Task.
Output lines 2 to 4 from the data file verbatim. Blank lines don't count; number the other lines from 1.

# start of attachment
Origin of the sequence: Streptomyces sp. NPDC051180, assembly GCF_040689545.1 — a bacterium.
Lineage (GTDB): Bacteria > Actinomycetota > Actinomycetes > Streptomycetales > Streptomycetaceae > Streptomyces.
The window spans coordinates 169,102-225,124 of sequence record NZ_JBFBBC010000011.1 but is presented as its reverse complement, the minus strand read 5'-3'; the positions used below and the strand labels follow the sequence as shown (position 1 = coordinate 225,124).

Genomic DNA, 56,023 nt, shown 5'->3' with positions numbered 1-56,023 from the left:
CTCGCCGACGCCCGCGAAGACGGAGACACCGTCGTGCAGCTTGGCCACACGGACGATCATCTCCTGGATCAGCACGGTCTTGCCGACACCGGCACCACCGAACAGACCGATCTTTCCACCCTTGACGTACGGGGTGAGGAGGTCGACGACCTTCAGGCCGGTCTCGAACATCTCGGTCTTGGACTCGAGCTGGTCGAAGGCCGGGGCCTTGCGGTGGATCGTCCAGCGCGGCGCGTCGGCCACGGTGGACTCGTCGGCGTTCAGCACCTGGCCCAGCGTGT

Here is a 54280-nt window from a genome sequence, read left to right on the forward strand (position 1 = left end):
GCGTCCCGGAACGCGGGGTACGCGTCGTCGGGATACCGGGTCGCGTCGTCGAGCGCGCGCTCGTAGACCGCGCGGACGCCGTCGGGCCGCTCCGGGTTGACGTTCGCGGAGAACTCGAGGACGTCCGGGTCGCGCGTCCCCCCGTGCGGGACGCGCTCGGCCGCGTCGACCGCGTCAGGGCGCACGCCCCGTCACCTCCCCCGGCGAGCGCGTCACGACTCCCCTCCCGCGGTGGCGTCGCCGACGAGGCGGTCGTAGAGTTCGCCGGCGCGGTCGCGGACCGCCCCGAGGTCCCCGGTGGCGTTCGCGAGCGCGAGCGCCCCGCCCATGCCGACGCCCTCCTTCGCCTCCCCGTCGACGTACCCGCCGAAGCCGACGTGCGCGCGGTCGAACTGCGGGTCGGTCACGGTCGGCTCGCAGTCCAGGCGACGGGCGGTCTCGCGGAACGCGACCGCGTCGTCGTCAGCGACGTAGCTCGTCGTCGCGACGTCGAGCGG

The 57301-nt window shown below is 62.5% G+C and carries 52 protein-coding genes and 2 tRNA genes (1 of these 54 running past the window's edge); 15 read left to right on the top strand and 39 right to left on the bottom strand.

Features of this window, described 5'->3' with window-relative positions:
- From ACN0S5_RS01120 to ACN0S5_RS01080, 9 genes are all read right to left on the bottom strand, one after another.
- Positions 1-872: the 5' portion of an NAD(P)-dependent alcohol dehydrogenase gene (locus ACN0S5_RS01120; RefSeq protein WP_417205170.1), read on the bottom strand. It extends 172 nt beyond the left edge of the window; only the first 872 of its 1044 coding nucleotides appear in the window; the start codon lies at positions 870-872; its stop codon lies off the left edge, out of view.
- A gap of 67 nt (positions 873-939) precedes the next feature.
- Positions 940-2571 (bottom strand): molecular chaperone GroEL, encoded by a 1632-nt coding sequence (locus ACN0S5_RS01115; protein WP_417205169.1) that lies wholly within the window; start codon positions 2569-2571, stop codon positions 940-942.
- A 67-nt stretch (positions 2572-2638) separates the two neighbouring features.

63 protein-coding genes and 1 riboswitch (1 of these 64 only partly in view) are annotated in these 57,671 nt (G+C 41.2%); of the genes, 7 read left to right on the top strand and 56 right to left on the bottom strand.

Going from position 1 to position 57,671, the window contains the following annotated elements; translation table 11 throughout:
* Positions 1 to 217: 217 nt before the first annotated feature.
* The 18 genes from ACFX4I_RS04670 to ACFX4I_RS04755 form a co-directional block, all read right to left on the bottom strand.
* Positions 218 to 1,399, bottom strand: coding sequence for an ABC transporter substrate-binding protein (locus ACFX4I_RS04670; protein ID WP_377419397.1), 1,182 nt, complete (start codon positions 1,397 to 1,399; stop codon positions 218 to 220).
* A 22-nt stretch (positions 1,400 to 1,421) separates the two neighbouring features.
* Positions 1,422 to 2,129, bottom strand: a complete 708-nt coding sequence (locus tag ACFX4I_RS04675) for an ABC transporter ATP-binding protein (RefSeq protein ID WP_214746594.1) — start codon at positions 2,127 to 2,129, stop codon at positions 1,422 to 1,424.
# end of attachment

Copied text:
Lineage (GTDB): Bacteria > Actinomycetota > Actinomycetes > Streptomycetales > Streptomycetaceae > Streptomyces.
The window spans coordinates 169,102-225,124 of sequence record NZ_JBFBBC010000011.1 but is presented as its reverse complement, the minus strand read 5'-3'; the positions used below and the strand labels follow the sequence as shown (position 1 = coordinate 225,124).

Genomic DNA, 56,023 nt, shown 5'->3' with positions numbered 1-56,023 from the left: